Posted by Adria Marshall on

Understanding humectants in hair care can be more complex than it seems. These substances play a crucial role in adding or reducing moisture in the hair. However, there is a significant level of misunderstanding surrounding humectants due to their intricate relationship with the environment. Curious to learn more? Let's delve into the fascinating world of humectants and their impact on hair!

There are 5 categories of humectants:

  • Diols and Triols (e.g., Glycerin, Propylene glycol)
  • Hydrolyzed proteins (e.g., Keratin, Silk protein)
  • Esthers (e.g., PEG-x, Silicone Copolyols)
  • Sugars (e.g., Honey, Sorbitol).

Where it gets interesting is when attempting to grasp how these materials interact with the air. There are actually 4 scenarios that we need to consider to have a complete understanding of humectants.

Normal dew point conditions

When the dew point is... (Wait, what point? What is a dew point?) I'm so glad you asked! The dew point is the temperature in which water vapor begins to condense. Note: this is NOT the same as the humidity! Humidity is simply the amount of moisture in the air.

To calculate the dew point, you can:

1. Use this formula: Td = T - ((100 - RH)/5.) where Td is dew point temperature (in degrees Celsius), T is observed temperature (in degrees Celsius), and RH is relative humidity (in percent)

2. Go here (You're welcome)

So, as I was saying, when the dew point is 35 to 50 degrees F, it is considered normal, as far as our hair is concerned. There is just enough moisture in the air where the humectants in our hair can grab what they need to keep our hair bouncy and supple.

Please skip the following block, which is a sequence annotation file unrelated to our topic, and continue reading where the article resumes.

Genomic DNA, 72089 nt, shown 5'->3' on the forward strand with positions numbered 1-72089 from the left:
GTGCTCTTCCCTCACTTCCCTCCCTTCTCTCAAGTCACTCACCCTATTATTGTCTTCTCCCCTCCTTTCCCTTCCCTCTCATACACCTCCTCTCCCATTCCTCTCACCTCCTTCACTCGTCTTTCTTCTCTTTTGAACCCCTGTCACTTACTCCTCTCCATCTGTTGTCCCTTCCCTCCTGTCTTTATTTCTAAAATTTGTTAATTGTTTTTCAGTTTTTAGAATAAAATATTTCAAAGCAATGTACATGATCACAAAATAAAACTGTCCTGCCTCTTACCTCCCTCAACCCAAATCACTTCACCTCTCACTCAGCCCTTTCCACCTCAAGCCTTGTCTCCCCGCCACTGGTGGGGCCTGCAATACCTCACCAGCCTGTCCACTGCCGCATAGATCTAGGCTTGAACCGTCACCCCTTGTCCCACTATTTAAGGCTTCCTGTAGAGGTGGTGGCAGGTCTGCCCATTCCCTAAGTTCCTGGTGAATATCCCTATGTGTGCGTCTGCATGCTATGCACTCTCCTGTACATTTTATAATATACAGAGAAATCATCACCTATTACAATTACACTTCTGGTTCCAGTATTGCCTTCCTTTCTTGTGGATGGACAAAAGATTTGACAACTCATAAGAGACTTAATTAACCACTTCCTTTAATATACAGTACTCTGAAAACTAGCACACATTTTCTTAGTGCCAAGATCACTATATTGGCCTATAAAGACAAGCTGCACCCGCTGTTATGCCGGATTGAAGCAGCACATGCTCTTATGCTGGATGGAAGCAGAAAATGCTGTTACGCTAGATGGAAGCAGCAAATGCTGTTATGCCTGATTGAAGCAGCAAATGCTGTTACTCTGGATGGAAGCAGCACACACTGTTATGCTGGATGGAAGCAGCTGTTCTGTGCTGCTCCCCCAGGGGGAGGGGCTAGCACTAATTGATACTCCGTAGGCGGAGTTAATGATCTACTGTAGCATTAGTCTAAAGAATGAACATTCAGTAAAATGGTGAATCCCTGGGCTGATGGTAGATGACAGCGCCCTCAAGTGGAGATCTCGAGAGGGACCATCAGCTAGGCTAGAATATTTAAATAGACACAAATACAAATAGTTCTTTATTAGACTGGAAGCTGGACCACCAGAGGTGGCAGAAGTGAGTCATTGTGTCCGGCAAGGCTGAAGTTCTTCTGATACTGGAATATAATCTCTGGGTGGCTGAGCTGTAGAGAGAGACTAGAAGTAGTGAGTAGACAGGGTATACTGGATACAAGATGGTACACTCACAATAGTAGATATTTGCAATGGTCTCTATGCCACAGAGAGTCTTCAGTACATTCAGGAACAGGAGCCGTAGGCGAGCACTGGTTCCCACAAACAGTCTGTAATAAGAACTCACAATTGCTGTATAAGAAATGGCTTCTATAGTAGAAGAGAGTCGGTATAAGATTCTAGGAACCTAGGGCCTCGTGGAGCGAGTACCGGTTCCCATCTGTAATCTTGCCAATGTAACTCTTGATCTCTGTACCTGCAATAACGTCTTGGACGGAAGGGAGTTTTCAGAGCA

What to do? Not much - use product with a normal amount of humectants and keep it pushin'.


High dew point conditions

When the dew point rises above 60 degrees F, it's considered high and can have a significant impact on our hair. During these conditions, the humectants in our hair tend to attract excessive moisture, leading to a swollen cuticle and frizzy, poofy hair. 

So, what can you do? It's essential to reduce the use of humectants in your hair care routine. Additionally, applying oils or anti-humectant products can help protect your hair shaft from over-absorption.

Low dew point conditions

When the dew point drops below 30 degrees F, it's considered low and can have adverse effects on our hair. In these conditions, the humectants in our hair can actually draw moisture out of the hair and into the environment, leaving it even drier than before the humectant was applied. 

So, what should you do? It's important to reduce the use of humectants in your hair care routine during low dew point conditions. Additionally, incorporating oils or anti-humectant products can help prevent moisture loss and maintain hydration in your hair.

I hope that this blog help to demystify this subject a bit! What are your favorite humectants? How do you handle using them in various dew points? 



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  • Thank you so much! I have read so much about humectants and dew points in the past and gave up. THIS article gave me the “aha!” moment. It gets right to the point and I actually understand it now.

    Ella on
  • why do you use degrees Celsius in the calculation and for the effect on your hair Fahrenheit?
    you get a completely different number from the sum than the degrees you have outside. It’s a shame because I’ve been looking for this info for a while.

    Lonneke Verberne on
  • Duidelijk overzicht, dankjewel

    pieter on
  • This was very helpful and easy to understand.
    Thank you

    Beverly Bilbro on

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